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  Kolaja and family
Thomas Kolaja '96, with wife Lisa, daughter Madeleine and son Jonas

Alumni Profile: Thomas Kolaja '96

Kellogg grad helped create new economic mindset in post-Communist Poland

By Ed Finkel

In his early 20s, Thomas Kolaja fell into an exciting but daunting opportunity as a Fulbright Scholar in Warsaw, where he proposed researching how a new law permitting joint ventures between Polish and foreign companies was affecting the chemical industry.

Upon arriving in September 1990, about a year after the Berlin Wall came down, Kolaja, a 1996 graduate of the Kellogg School's Master of Management in Manufacturing program, discovered that the University of Warsaw professor with whom he was supposed to work suddenly had taken advantage of an opportunity to spend a year in the United States — leaving the young student without a supervisor or project.

The university was unable to help him, so Kolaja networked with other "Fulbrighters" and was referred to the newly formed Ministry of Ownership Transformation, which was privatizing some 8,000 formerly state-owned enterprises.

"The average age of the staff was 25, and half the people there had parachuted in from the U.S. or Western Europe to help with the huge task," Kolaja says. "I asked if I could interview the folks working on the privatization of the chemical industry, or possibly even work with them since I had funding for the year and not much to do. I was told that no one was working on the chemical industry privatization, and that if I wanted to, I could run it."

Although Kolaja feels lucky for "being in the right place at the right time," the challenges were hardly enviable. "We were doing something that had never been done before," he says. "The economy was crashing as market forces took hold, financial data didn't make any sense since there was hyper-inflation, and no one could quite decide [on] which privatization methodology" to use. Several were employed simultaneously.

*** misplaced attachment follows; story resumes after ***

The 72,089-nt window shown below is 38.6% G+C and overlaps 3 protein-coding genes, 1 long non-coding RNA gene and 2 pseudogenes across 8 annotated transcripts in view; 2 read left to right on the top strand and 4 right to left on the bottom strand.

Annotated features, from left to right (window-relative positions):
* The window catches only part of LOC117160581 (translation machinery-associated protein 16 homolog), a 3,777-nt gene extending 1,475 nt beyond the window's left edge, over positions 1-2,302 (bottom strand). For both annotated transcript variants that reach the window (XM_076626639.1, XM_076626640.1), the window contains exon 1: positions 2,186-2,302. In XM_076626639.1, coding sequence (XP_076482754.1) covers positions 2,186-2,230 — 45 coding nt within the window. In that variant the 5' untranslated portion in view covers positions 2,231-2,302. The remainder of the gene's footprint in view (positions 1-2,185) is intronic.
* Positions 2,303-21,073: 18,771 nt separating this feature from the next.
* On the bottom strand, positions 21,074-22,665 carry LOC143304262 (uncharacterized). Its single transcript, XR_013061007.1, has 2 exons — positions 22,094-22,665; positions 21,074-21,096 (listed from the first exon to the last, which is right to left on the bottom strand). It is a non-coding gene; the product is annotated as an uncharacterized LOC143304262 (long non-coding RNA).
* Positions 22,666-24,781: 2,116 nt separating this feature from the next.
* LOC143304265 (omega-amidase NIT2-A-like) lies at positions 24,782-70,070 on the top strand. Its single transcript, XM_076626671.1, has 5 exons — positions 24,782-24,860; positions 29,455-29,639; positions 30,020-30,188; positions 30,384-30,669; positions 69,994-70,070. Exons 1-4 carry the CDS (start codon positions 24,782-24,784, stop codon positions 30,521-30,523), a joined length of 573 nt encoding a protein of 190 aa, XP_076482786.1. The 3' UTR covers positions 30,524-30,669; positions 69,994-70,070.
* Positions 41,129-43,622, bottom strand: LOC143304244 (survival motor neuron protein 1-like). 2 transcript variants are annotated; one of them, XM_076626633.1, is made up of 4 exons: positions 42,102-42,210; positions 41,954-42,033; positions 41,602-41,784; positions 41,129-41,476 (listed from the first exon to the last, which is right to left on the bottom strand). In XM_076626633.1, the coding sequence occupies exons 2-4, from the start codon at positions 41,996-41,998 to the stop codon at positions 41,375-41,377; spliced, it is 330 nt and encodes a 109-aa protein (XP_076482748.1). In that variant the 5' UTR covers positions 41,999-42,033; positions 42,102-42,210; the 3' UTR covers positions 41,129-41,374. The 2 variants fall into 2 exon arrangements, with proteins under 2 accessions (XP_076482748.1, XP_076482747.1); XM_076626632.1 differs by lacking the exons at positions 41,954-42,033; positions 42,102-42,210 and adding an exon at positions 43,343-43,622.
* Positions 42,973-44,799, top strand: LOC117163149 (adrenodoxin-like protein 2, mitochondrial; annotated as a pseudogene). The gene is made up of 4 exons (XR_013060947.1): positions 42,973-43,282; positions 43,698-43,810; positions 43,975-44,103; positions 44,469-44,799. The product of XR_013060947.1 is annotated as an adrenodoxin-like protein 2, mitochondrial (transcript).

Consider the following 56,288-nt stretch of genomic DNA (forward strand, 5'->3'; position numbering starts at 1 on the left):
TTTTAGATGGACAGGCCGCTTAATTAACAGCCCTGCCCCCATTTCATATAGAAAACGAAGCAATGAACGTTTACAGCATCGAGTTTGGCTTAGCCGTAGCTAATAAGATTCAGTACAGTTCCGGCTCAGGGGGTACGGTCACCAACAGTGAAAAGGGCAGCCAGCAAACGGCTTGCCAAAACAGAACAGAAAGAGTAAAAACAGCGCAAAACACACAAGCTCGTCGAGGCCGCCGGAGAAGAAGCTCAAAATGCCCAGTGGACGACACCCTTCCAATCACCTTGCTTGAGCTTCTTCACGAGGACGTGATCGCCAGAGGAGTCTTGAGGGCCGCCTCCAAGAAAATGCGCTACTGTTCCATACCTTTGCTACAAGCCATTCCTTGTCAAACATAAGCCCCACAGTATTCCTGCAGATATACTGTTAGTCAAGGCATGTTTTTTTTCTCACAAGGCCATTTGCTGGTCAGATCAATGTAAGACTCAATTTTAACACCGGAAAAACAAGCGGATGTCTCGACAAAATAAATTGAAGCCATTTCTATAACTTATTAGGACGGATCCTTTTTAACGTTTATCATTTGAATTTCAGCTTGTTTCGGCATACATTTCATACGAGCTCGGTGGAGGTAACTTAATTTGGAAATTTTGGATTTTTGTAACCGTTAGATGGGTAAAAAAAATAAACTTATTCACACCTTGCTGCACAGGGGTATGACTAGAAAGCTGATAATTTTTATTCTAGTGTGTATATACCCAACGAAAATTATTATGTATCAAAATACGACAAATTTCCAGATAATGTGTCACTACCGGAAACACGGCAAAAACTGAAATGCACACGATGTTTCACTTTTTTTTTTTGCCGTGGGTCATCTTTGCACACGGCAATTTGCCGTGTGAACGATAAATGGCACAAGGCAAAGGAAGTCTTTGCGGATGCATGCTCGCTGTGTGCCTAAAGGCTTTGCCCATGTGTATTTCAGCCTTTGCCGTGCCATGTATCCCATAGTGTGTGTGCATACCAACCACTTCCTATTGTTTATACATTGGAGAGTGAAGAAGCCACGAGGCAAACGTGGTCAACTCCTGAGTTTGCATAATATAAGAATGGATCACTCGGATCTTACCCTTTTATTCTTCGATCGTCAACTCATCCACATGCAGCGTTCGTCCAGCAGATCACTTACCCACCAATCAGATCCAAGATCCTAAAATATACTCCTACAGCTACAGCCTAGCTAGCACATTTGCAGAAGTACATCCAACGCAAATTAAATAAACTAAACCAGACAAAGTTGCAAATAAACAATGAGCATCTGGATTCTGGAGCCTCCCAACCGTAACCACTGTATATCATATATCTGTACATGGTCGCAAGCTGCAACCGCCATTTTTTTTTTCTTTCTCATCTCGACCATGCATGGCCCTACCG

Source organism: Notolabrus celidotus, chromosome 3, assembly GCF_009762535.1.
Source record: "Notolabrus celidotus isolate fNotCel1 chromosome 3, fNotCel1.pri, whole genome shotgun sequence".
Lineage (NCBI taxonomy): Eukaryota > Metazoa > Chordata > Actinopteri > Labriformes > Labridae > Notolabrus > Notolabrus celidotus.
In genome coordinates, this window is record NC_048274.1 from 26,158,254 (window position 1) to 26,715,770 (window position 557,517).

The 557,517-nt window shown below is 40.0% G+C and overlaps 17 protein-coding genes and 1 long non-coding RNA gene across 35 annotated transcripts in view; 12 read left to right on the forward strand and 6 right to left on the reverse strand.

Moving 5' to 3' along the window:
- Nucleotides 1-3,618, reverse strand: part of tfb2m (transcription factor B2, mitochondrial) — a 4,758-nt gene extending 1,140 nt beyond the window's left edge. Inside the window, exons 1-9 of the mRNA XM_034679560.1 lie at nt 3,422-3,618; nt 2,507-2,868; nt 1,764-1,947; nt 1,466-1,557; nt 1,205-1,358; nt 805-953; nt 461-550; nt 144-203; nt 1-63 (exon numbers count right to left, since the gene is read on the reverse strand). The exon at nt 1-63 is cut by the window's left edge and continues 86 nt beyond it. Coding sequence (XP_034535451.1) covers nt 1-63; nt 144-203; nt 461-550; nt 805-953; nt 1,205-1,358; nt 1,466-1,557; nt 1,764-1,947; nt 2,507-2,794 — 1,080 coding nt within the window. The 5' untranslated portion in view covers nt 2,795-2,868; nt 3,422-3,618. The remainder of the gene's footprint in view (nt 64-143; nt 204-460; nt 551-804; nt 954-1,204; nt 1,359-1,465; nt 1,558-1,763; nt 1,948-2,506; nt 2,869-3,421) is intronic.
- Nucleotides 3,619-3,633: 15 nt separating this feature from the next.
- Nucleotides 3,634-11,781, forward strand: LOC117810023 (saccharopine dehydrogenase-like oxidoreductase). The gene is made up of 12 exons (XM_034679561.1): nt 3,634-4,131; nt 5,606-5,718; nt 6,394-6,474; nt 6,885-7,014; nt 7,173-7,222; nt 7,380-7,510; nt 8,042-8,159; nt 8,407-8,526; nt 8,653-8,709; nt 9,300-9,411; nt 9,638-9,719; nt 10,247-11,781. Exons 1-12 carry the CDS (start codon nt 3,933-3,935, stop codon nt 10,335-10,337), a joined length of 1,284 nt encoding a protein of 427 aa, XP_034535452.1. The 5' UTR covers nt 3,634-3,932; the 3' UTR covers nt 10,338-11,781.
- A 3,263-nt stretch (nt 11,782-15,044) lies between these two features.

Among the successes Kolaja helped to engineer were the sales of the chocolate factory Wedel to Pepsi, a "huge" paper mill in Kwidzyn to International Paper, along with a bevy of detergent factories, gas producers, breweries and other industries.

"All of these companies have become leaders in their segments and are still very strong today," he says. "The other interesting thing is that the experience gave birth to the private equity market in Poland. Most of my colleagues from those days at the Ministry now run the major private equity funds in Poland."

But Kolaja's career took a different turn, in the direction of consulting giant McKinsey & Co., where he joined a five-person office in 1993 and helped to establish management consulting as a viable field in Eastern Europe.

"My career has involved spending a lot of effort to convince people to do things they have never heard of before," he says. "Back at the Ministry, we had to help people envision what it would be like to work for a private company and get them to agree to being owned by foreign capital. At McKinsey, we convinced people that paying huge amounts of money for ideas, rather than physical goods, was actually in their best interest.

"It was a pioneering time, because the advisory market was quite new, and no one in Poland had ever paid for the kinds of services we wanted to provide."

But the outpost office gradually built its reputation, first with Western clients who wanted to enter the market and then with Polish banks. During his McKinsey tenure, Kolaja returned to the states to attend the Kellogg School's MMM program.

For most of the years since, he has been a partner at CII Group — a 35-person firm recently renamed Kolaja and Partners — where he joined former McKinsey colleagues in restructuring large manufacturing companies. He has served in a series of senior interim roles for clients, including COO of the largest paper mill in Poland for Anglo American, CEO of the country's largest Internet holding company, and vice president of operations for Carlsberg Okocim, the country's third-largest brewer.

The firm has decided to move away from pure advisory services and focus on restructuring firms through interim management, a task for which Kolaja says his Kellogg education has prepared him.

"The MMM program has been very useful in providing a number of the tools we use," he says.

©2002 Kellogg School of Management, Northwestern University